"Gathered together in my name"

"Where two or three are gathered together in my name, there am I in the midst of them." So spake Jesus the Christ. It is a promise of matchless worth. What could possibly mean so much to us as that presence—the Christ-presence—which shed so strong a light in Palestine twenty centuries ago? Like a gracious benediction, it still rests uon all mankind, everywhere; but are we doing as much as we should to invoke fulfillment of the promise?

A student of Christian Science found himself in a small town which seemed likely to be his home for some months. His first impulse was to seek the Christian Science services to which he had been accustomed elsewhere, but to his dismay he learned that there were none held there, and that he must needs journey many miles to another and somewhat larger town if he were to participate in and enjoy them. Outweighing the though of inconvenience and expense was the feeling that the compassionate injunction of the Master, "Feed my sheep," was being neglected. Feeling that his own disappointment must be shared by others in the community, with whose identity he was naturally unacquainted, he was led to place in the newspaper of weekly issue in the town a notice inviting any thereabout who might be interested in the study of Christian Science to communicate with a designated post office box, it being the one through which he received his mail. With a promptness which assured him of the correctness of his surmise, he received half a dozen replies, some from persons within the town itself and others from the adjacent countryside. As a result of the contacts thus made, Sunday morning services of an informal character, but following the order prescribed by the Manual of The Mother Church, The First Church of Christ, Scientist, in Boston, Massachusetts, were begun. They proved of comfort and satisfaction to a gathering whose numbers increased as the fact of their being held became known. A start had been made. The seed had been planted, and already its flower had begun to bestow its healing and saving fragrance where stark and unlovely barrenness had been before.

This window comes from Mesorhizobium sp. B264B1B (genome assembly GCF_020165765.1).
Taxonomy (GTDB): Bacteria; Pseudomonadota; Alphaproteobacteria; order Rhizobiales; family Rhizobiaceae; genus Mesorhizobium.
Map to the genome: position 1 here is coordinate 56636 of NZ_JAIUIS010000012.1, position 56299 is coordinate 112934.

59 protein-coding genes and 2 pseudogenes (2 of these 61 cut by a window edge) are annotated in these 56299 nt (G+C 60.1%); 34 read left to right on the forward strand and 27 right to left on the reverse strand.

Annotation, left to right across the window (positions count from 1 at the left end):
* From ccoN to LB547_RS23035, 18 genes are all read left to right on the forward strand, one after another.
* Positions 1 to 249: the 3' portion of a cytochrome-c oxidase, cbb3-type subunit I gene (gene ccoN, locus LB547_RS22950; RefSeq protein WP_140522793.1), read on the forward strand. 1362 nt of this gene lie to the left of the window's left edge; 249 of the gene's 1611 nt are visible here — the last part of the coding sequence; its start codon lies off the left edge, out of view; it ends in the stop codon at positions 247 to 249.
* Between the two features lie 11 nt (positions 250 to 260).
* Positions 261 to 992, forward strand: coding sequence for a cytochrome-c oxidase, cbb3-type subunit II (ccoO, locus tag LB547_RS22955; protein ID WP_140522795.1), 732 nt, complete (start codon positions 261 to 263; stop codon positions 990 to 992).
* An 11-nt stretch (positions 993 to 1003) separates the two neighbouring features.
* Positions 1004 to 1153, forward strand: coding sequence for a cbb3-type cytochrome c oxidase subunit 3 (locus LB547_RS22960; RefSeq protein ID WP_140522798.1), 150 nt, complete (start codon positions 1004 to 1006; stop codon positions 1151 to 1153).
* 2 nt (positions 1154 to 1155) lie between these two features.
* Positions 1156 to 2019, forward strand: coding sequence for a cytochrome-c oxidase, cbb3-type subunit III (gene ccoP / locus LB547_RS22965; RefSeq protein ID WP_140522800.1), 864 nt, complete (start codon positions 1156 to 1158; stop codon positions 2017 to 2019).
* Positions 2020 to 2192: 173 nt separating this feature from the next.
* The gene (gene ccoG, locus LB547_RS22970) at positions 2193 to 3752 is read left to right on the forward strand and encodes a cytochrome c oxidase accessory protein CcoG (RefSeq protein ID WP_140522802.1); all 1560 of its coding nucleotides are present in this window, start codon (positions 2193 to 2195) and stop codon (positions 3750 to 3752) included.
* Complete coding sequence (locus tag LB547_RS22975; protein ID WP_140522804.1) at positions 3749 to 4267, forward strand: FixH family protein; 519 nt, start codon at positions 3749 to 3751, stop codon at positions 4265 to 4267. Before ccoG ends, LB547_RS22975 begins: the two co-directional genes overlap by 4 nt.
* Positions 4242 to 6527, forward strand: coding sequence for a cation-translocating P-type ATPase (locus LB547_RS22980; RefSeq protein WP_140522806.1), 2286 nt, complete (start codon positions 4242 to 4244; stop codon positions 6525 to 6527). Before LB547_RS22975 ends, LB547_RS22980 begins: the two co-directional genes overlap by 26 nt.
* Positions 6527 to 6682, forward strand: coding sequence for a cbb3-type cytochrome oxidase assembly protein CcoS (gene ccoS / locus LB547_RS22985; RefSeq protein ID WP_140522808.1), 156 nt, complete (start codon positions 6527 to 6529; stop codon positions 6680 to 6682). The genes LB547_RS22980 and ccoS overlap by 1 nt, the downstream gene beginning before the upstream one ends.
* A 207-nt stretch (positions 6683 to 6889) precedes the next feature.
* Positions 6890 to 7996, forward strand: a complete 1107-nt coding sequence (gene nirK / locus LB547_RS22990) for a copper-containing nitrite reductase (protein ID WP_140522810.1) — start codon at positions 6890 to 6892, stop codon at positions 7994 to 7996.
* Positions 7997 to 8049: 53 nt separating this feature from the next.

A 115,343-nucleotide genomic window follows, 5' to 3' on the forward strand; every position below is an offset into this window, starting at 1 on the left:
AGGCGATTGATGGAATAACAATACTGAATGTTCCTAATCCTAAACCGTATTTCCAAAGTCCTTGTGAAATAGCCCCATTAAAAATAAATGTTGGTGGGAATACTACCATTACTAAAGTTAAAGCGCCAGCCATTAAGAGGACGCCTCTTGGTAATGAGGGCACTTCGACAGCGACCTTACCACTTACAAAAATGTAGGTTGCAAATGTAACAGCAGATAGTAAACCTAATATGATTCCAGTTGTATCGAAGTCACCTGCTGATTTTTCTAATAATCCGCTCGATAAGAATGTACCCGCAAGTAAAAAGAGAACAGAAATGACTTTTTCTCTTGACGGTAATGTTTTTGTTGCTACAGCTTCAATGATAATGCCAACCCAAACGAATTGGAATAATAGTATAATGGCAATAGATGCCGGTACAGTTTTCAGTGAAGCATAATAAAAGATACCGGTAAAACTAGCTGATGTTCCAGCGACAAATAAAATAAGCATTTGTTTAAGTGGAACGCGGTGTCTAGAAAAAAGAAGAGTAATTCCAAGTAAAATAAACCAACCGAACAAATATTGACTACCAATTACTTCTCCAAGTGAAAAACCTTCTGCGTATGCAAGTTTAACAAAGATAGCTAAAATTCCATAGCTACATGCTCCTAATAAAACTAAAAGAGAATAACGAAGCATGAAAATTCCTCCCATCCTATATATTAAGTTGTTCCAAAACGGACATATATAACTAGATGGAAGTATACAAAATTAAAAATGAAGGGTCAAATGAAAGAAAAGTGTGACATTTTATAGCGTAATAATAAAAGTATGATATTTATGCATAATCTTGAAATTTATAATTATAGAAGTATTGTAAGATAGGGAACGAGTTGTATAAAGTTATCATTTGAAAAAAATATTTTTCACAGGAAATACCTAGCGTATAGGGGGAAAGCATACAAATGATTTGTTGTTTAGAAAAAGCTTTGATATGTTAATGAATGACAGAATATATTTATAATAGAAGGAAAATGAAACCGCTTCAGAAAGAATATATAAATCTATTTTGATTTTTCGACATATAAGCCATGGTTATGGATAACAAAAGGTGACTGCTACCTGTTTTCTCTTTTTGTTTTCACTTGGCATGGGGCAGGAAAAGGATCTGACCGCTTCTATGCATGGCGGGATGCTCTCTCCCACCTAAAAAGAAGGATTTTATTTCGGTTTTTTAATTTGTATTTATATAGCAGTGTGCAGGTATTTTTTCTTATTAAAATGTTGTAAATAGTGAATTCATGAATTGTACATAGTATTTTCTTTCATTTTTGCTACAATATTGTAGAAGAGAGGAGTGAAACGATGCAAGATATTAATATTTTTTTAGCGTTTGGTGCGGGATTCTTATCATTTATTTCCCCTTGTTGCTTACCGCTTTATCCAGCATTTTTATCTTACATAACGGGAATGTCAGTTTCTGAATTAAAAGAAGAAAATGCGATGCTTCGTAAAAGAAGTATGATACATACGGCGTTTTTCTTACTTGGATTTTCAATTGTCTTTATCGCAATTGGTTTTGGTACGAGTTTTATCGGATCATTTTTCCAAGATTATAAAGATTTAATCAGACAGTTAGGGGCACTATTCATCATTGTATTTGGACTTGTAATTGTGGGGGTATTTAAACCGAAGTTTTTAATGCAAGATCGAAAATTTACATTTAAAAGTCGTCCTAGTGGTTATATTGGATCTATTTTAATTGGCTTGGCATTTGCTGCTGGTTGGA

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Seek Ye—Continue Ye!
March 5, 1932
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